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Celtic Shield Knot – What It Really Means

The Celtic shield knot (sometimes called a looped square) is one of the most recognizable of the Celtic knots, and one of the oldest. While in the past it symbolized protection, today it’s a popular pattern used in jewelry, retail items, and artwork with connections to love and unity.

What is the Celtic Shield Knot?

Types of celtic shield knots

Four versions of the shield knot

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There are many variations to the Celtic shield knot, with modern stylized versions also available. However, the defining feature of the shield knot is its four clear corners. This symbol is usually just a looped square, but sometimes it may contain a circle in the center.

Like all Celtic knots, this knot also has no beginning or end and is formed with a single thread weaving and interlacing upon itself. There are no loose ends to the pattern, which gives it a continuous, endless appearance.

History of the Celtic Shield Knot

Celtic shield knot

While it’s difficult to say when exactly the shield knot was first used in Celtic artwork, there is evidence that the shield knot is much older than the Celtic civilization. Variations of the shield knot have been found in older civilizations, dating back thousands of years.

Here are some cultures in which the shield knot has been used.

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  • Mesopotamia – A variation of the shield knot was used in Mesopotamia as a protective symbol and when calling on the Gods of the four corners of the earth.
  • Norse culture – A similar symbol was used by the ancient Norse, with the four corners representing the solar cross (possibly the oldest religious symbol in the world).
  • Celts – The shield knot became popular in Celtic culture during the period of Insular art, where interlacing patterns, such as spirals and knots, began to flourish.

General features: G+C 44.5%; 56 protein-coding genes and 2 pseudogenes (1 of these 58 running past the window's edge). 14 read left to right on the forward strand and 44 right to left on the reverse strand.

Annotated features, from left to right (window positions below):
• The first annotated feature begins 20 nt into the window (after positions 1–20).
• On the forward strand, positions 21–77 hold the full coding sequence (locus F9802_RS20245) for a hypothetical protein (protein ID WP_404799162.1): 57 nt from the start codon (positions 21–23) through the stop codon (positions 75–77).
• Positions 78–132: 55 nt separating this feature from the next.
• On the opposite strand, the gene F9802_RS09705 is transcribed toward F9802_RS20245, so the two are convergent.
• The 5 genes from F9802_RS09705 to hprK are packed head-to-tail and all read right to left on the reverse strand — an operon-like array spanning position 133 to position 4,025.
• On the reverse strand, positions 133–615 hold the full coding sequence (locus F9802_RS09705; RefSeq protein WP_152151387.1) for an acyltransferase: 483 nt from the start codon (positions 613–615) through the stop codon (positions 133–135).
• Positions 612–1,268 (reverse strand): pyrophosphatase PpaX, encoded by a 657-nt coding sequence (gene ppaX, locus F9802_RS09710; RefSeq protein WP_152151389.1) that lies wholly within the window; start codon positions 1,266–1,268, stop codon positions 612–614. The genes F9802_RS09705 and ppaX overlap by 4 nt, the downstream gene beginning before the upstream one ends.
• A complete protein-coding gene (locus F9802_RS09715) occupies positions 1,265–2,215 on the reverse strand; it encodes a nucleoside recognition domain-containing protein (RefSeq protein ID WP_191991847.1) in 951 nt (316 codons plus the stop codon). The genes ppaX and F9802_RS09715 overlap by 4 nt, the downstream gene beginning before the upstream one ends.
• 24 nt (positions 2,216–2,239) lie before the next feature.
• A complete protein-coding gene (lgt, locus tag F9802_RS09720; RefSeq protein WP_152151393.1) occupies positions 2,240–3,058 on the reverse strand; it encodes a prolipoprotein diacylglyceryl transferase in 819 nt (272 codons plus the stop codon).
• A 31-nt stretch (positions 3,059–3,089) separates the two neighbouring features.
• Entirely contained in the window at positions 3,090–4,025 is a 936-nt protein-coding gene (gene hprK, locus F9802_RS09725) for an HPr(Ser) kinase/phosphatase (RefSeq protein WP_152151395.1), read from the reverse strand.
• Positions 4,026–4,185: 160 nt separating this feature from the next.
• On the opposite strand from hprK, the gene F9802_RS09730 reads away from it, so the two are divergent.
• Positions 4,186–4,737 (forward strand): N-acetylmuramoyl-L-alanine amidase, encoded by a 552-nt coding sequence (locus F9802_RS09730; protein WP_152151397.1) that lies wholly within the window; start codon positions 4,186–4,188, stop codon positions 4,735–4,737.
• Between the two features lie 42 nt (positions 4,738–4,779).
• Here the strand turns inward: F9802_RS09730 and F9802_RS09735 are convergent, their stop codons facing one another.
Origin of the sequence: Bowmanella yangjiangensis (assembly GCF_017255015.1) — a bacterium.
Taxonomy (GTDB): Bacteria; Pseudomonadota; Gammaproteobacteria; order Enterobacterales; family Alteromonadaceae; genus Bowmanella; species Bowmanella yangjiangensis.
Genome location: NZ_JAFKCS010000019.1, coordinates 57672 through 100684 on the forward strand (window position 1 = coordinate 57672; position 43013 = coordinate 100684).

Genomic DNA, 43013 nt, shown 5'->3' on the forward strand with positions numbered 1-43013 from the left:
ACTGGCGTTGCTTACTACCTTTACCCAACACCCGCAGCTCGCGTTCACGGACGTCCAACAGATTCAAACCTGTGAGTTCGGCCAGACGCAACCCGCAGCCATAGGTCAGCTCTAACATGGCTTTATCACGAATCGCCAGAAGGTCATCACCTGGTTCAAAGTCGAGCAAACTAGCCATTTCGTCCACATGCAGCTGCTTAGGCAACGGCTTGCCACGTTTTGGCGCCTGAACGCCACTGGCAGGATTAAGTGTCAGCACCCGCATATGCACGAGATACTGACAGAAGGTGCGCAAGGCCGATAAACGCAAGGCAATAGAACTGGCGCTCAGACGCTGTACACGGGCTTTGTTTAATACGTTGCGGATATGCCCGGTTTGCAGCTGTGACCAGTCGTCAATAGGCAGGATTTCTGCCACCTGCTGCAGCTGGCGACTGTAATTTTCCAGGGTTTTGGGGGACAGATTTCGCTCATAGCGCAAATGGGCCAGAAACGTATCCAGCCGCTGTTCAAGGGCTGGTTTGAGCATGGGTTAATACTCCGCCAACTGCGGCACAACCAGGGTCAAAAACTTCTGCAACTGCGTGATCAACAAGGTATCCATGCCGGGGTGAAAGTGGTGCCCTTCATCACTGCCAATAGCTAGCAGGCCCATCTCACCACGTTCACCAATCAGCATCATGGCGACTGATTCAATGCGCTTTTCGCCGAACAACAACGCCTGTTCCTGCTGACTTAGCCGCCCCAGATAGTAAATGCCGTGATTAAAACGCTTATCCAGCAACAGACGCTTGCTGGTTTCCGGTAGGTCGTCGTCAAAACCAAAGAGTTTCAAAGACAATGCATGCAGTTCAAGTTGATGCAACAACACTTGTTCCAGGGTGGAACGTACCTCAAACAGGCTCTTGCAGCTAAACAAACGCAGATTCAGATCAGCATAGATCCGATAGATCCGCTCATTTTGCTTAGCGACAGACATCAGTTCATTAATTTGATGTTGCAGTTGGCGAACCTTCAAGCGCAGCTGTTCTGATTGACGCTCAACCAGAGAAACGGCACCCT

• Christianity – The Christians took over the symbol of the shield knot and called it St. Hannes cross or St. John’s Arms.

Meaning of the Celtic Shield Knot

celtic shield knot wax seal stamp kit
The Celtic shield knot symbolizes strength and protection. See this here.

The Celtic shield knot was used as a symbol of protection, to ward off evil spirits and harm. Many soldiers would carry amulets of the charm with them when going to the battlefield. Alternatively, this symbol was placed on the battlefield to protect the soldiers from harm.

However, the shield knot can also be interpreted to represent eternal love, unity, and loyalty between friends, family, and lovers. It is an endless loop, with no end or beginning, representing everlasting love while the knot image represents an unbreakable bond. This connection with love is the more popular association today.

Celtic Shield Knot in Jewelry and Fashion

celtic shield knot necklace
The Celtic shield knot is often used in necklaces. See this here.

The Celtic shield knot is highly popular as a gift for loved ones. It’s also often seen on promise, engagement, and wedding jewelry, because of its connection to love, eternity, and unity.

Another reason for its popularity is that there are many versions of the Celtic shield knot available. It can be stylized and personalized, leaving in the main elements, while adding a touch of uniqueness to the design. It’s often used in rustic or bohemian jewelry styles, but can also be formed into high-quality jewelry depending on the materials and style used. Below is a list of the editor’s top picks featuring the Celtic shield knot.

Editor's Top Picks
HZMAN Men's Warriors Medieval Shield Celtic Knot Irish Cross Stainless Steel Pendant...
See This Here
YAFEINI Celtic Necklace for Women Viking Jewelry for Women Irish Triangle Trinity...
See This Here
Richsteel Irish Knot Celtic Talisman Pendant Necklace Celtic Jewelry
See This Here
Last update was on: May 14, 2024 11:02 am

In Brief

The Celtic shield knot continues to be popular today, just like most of the other Celtic knots and spirals. While its original symbolism of warding off evil is not as common these days, its symbolism of love and union has made it a universal image.

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Dani Rhys
Dani Rhys

Dani Rhys has worked as a writer and editor for over 15 years. She holds a Masters degree in Linguistics and Education, and has also studied Political Science, Ancient History and Literature. She has a wide range of interests ranging from ancient cultures and mythology to Harry Potter and gardening. She works as the chief editor of Symbol Sage but also takes the time to write on topics that interest her.